Atmosphere-land surface interactions and their influence on extreme rainfall and potential abrupt climate change over southern Africa

Williams, C.; Kniveton, D.
June 2012
Climatic Change;Jun2012, Vol. 112 Issue 3/4, p981
Academic Journal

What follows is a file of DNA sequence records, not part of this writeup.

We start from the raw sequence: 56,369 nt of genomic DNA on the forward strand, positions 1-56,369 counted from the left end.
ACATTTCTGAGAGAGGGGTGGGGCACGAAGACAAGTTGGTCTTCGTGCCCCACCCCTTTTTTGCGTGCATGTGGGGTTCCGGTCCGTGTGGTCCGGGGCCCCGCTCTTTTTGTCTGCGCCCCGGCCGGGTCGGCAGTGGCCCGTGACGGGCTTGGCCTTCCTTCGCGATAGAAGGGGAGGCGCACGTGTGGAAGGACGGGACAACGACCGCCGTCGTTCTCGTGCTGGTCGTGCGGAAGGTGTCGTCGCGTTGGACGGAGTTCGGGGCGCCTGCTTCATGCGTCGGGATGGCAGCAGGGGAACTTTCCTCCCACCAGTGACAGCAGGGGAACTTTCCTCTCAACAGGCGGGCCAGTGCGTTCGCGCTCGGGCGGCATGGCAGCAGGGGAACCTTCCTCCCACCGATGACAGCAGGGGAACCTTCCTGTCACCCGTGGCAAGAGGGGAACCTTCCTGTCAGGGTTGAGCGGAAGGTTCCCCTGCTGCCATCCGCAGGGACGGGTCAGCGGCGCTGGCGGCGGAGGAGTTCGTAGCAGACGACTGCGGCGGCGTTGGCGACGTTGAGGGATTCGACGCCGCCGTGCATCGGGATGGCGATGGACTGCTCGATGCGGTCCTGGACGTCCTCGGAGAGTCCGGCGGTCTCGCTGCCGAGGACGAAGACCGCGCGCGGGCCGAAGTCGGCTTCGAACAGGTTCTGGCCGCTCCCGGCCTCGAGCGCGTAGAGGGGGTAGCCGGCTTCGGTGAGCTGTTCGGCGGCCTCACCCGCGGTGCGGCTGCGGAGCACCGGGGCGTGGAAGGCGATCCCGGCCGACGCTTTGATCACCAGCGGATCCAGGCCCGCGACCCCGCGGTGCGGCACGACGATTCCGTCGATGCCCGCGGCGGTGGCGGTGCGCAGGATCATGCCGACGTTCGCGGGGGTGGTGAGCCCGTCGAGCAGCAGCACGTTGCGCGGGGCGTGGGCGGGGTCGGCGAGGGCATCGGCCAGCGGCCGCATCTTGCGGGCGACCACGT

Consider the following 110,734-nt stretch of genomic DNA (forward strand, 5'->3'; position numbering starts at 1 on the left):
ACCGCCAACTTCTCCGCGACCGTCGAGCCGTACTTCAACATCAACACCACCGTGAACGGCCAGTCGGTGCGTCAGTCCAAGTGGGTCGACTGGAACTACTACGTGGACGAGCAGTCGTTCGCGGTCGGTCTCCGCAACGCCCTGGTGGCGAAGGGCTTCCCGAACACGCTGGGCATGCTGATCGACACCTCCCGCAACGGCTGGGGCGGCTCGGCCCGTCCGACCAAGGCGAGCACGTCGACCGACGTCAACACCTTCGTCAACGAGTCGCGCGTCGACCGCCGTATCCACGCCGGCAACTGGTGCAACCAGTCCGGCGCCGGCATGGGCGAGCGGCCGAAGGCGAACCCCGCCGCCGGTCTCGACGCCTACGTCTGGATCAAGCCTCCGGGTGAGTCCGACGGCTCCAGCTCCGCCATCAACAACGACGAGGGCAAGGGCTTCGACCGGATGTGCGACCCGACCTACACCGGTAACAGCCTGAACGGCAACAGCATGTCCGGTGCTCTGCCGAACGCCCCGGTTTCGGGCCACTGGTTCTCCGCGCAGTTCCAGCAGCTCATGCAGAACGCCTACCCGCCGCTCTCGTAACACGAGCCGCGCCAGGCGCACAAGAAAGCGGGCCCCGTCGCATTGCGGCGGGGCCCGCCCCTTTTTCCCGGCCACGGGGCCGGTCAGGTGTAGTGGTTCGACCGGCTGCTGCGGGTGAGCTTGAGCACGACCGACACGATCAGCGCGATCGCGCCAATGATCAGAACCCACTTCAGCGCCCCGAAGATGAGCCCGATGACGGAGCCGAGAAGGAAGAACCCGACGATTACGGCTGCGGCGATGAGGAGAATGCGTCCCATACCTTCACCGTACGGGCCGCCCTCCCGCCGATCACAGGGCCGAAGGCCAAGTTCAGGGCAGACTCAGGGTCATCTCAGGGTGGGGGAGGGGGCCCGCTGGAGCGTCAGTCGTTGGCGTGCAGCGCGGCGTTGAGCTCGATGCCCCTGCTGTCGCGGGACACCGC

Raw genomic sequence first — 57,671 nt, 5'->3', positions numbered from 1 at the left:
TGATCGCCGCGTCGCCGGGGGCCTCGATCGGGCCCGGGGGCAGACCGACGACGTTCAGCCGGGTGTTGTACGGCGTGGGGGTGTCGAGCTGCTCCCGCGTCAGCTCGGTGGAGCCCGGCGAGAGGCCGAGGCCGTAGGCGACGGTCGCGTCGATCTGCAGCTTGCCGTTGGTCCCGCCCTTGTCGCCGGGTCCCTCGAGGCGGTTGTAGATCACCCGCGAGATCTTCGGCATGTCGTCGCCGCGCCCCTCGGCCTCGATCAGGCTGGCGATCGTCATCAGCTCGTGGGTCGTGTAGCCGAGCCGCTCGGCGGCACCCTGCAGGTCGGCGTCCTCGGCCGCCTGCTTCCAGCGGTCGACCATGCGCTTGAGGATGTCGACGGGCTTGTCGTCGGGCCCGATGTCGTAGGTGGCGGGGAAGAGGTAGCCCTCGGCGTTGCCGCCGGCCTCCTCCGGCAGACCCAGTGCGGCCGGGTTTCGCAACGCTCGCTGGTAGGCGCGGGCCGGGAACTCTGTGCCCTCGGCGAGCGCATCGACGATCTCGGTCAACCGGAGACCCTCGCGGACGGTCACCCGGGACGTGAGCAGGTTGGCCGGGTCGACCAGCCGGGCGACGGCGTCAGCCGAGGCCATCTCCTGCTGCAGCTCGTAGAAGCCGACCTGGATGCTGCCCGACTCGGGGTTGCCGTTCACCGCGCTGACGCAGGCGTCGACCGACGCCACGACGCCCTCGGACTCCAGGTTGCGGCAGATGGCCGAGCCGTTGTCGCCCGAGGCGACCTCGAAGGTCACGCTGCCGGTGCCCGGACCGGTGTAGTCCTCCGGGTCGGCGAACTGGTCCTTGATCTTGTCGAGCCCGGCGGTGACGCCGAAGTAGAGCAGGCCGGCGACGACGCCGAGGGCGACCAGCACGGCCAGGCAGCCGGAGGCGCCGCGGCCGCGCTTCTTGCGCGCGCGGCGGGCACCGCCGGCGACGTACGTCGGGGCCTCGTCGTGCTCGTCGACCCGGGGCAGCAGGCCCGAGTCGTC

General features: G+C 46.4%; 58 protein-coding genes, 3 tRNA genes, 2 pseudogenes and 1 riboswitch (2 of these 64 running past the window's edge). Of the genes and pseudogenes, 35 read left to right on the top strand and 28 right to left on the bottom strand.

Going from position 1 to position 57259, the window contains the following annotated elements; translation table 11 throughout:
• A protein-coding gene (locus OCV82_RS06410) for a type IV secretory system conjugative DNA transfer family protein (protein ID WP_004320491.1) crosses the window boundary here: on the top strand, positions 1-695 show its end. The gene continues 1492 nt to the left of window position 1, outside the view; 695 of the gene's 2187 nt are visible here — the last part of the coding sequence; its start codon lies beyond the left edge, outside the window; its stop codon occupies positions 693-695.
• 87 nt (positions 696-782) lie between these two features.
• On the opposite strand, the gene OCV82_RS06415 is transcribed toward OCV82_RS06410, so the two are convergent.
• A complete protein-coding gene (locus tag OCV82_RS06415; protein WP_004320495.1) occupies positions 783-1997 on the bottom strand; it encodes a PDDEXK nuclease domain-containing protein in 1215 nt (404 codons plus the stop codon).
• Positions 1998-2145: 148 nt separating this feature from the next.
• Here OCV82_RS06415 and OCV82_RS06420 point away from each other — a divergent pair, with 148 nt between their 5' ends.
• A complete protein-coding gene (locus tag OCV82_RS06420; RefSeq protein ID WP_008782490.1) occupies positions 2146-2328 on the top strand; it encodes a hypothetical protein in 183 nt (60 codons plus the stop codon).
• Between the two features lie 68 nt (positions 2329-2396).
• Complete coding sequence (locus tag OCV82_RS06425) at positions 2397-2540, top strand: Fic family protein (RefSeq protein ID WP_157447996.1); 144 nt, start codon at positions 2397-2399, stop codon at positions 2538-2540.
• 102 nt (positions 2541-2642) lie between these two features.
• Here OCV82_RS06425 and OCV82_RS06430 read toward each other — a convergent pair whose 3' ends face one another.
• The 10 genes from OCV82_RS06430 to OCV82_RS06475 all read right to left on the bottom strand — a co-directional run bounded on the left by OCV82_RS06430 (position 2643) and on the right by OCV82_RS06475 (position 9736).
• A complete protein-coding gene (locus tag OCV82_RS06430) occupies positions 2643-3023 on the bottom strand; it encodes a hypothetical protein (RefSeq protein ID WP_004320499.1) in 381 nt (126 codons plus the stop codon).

In a changing climate, changes in rainfall variability and, in particular, extreme rainfall events are likely to be highly significant for environmentally vulnerable regions such as southern Africa. It is generally accepted that sea-surface temperatures play an important role in modulating rainfall variability, thus the majority work to date has focused on these mechanisms. However past research suggests that land surface processes are also critical for rainfall variability. In particular, work has suggested that the atmosphere-land surface feedback has been important for past abrupt climate changes, such as those which occurred over the Sahara during the mid-Holocene or, more recently, the prolonged Sahelian drought. Therefore the primary aim of this work is to undertake idealised experiments using both a regional and global climate model, to test the sensitivity of rainfall variability to land surface changes over a location where such abrupt climate changes are projected to occur in the future, namely southern Africa. In one experiment, the desert conditions currently observed over southwestern Africa were extended to cover the entire subcontinent. This is based on past research which suggests a remobilisation of sand dune activity and spatial extent under various scenarios of future anthropogenic global warming. In the second experiment, savanna conditions were imposed over all of southern Africa, representing an increase in vegetation for most areas except the equatorial regions. The results suggest that a decrease in rainfall occurs in the desert run, up to 27% of total rainfall in the regional model (relative to the control), due to a reduction in available moisture, less evaporation, less vertical uplift and therefore higher near surface pressure. This result is consistent across both the regional and global model experiments. Conversely an increase in rainfall occurs in the savanna run, because of an increase in available moisture giving an increase in latent heat and therefore surface temperature, increasing vertical uplift and lowering near surface pressure. These experiments, however, are only preliminary, and form the first stage of a wider study into how the atmosphere-land surface feedback influences rainfall extremes over southern Africa in the past (when surface i.e. vegetation conditions were very different) and in the future under various scenarios of future climate change. Future work will examine how other climate models simulate the atmosphere-land surface feedback, using more realistic vegetation types based on past and future surface conditions.


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